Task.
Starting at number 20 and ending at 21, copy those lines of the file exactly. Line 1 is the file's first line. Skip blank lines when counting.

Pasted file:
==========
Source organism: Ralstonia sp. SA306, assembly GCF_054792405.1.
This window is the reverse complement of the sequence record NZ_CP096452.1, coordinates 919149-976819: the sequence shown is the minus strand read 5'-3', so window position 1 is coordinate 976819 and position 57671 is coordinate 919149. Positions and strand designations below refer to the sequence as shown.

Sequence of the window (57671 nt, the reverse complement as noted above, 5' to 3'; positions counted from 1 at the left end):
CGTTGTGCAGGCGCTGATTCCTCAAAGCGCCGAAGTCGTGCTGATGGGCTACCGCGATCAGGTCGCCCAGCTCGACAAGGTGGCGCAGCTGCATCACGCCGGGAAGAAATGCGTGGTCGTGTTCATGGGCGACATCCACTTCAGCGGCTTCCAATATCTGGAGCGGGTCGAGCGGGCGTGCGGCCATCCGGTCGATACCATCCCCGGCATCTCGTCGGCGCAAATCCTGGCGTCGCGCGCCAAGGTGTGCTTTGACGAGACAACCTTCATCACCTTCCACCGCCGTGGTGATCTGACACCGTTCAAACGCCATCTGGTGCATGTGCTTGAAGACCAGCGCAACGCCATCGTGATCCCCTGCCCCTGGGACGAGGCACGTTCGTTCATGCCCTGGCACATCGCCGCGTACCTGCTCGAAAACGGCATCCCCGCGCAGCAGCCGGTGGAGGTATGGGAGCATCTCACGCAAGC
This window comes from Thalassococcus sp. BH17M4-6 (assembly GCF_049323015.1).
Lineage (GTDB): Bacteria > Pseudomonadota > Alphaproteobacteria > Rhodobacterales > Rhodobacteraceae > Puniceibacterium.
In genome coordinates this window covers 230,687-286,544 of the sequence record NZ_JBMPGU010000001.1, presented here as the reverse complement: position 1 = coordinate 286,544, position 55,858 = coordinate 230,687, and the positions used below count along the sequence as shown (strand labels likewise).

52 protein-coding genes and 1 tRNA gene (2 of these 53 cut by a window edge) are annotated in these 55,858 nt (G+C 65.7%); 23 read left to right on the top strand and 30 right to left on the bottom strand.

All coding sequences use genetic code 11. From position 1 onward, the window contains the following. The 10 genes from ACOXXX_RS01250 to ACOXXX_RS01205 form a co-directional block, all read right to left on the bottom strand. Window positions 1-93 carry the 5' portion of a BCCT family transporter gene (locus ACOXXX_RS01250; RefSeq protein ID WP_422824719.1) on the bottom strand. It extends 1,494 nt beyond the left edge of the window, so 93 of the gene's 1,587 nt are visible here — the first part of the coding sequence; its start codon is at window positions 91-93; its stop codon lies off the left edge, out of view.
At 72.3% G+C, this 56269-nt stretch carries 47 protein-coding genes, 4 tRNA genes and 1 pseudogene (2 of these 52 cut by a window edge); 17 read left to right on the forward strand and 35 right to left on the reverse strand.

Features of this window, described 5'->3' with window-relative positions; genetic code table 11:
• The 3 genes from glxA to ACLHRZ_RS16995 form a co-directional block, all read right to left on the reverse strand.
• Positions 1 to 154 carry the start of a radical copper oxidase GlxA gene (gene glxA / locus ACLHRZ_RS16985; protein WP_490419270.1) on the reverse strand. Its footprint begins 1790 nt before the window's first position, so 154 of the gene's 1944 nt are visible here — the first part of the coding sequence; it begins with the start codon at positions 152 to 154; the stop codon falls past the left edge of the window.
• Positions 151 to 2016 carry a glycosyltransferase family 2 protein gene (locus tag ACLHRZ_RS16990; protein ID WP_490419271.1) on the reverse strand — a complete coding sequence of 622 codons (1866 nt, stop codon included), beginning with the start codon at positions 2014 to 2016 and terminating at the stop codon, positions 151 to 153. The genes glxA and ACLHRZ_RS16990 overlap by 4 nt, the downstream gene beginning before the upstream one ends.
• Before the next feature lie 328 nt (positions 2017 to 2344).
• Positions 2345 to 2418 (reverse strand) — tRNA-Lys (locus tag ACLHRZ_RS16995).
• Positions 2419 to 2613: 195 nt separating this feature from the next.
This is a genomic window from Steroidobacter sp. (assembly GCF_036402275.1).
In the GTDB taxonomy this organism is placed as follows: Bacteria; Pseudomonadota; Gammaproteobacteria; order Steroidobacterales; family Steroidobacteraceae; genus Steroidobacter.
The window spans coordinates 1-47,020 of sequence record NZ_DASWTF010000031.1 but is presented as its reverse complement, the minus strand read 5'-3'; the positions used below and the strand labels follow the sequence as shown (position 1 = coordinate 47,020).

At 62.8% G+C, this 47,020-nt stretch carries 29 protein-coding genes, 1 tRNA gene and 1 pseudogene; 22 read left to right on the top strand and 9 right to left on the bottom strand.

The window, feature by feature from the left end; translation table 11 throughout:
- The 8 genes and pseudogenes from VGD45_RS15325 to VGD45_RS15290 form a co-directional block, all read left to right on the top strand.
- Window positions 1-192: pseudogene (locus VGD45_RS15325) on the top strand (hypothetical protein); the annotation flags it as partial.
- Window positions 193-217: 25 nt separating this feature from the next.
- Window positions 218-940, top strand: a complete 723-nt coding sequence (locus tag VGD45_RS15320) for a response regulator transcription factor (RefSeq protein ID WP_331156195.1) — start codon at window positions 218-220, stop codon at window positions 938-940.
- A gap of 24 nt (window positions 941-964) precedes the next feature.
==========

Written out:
The window spans coordinates 1-47,020 of sequence record NZ_DASWTF010000031.1 but is presented as its reverse complement, the minus strand read 5'-3'; the positions used below and the strand labels follow the sequence as shown (position 1 = coordinate 47,020).

At 62.8% G+C, this 47,020-nt stretch carries 29 protein-coding genes, 1 tRNA gene and 1 pseudogene; 22 read left to right on the top strand and 9 right to left on the bottom strand.